Per L'Heureux‑Dubé, Gonthier, Cory and McLachlin JJ.:  The test for the mens rea of unlawful act manslaughter is objective foreseeability of the risk of bodily harm which is neither trivial nor transitory, in the context of a dangerous act.  Foreseeability of the risk of death is not required.  This test does not violate the principles of fundamental justice under s. 7 of the Charter.  The mens rea requirement of foreseeability of harm is entirely appropriate to the stigma associated with the offence of manslaughter.  By the very act of calling the killing manslaughter, the law indicates that the killing is less blameworthy than murder.  Nor does the sentence attached to manslaughter require elevation of the degree of mens rea for the offence.  Finally, the principle that those causing harm intentionally must be punished more severely than those causing harm unintentionally is strictly observed in the case of manslaughter.  The standard of mens rea required for manslaughter is thus appropriately tailored to the seriousness of the offence.

 


Risk of bodily harm is not appreciably different from risk of death in the context of manslaughter:  when the risk of bodily harm is combined with the established rule that a wrongdoer must take his victim as he finds him and the fact that death did in fact occur, the distinction disappears.  Further, while the rule that there must be symmetry between the mens rea and the prohibited consequences of the offence is a general rule of criminal law, it is not a principle of fundamental justice.  Just as it would offend fundamental justice to punish a person who did not intend to kill for murder, so it would equally offend common notions of justice to acquit a person who has killed another of manslaughter and find him guilty instead of aggravated assault on the ground that death, as opposed to harm, was not foreseeable.  Fundamental justice does not require absolute symmetry between moral fault and the prohibited consequences.  Consequences, or the absence of consequences, can properly affect the seriousness with which Parliament treats specified conduct.  Policy considerations support a test for the mens rea of manslaughter based on foreseeability of the risk of bodily injury, rather than death.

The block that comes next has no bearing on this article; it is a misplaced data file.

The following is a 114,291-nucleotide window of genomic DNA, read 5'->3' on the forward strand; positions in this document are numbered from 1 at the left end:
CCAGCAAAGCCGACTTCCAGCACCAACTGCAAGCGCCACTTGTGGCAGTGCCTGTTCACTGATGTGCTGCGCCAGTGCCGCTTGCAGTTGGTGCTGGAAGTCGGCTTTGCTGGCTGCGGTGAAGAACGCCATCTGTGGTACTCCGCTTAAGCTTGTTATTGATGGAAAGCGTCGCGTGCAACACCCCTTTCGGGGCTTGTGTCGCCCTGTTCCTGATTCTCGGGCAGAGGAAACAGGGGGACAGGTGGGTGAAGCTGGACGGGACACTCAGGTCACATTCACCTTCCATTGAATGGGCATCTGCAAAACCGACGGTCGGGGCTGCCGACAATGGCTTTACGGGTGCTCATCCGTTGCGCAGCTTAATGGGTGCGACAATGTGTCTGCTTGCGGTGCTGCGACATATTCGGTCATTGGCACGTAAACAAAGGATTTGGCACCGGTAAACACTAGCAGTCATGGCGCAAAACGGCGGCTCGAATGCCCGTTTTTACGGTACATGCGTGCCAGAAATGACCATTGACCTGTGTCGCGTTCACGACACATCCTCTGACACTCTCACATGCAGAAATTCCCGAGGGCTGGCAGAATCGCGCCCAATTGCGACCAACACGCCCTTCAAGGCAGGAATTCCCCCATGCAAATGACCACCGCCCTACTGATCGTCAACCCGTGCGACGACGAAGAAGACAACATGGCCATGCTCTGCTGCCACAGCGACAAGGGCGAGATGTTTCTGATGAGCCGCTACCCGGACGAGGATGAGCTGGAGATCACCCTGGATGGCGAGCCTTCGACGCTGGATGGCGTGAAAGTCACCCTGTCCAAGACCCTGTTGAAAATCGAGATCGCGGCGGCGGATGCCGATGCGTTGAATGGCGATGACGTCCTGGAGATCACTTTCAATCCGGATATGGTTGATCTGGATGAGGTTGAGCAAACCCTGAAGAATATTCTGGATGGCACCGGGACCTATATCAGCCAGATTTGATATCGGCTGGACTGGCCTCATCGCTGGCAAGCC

The objective test for criminal fault, which requires a "marked departure" from the standard of the reasonable person, should not be extended to incorporate a standard of care which varies with the background and predisposition of each accused.  Considerations of principle and policy dictate the maintenance of a single, uniform legal standard of care for such offences, subject to one exception:  incapacity to appreciate the nature of the risk which the activity in question entails.  The principle that the criminal law will not convict the morally innocent does not require consideration of personal factors short of incapacity.  The criminal law, while requiring mental fault as an element of a conviction, has steadfastly rejected the idea that a person's personal characteristics can (short of incapacity) excuse the person from meeting the standard of conduct imposed by the law.  The fundamental premises upon which the criminal law rests mandate that personal characteristics not directly relevant to an element of the offence serve as excuses only at the point where they establish incapacity, whether the inability to appreciate the nature and quality of one's conduct in the context of intentional crimes, or the incapacity to appreciate the risk involved in one's conduct in the context of crimes of manslaughter or penal negligence.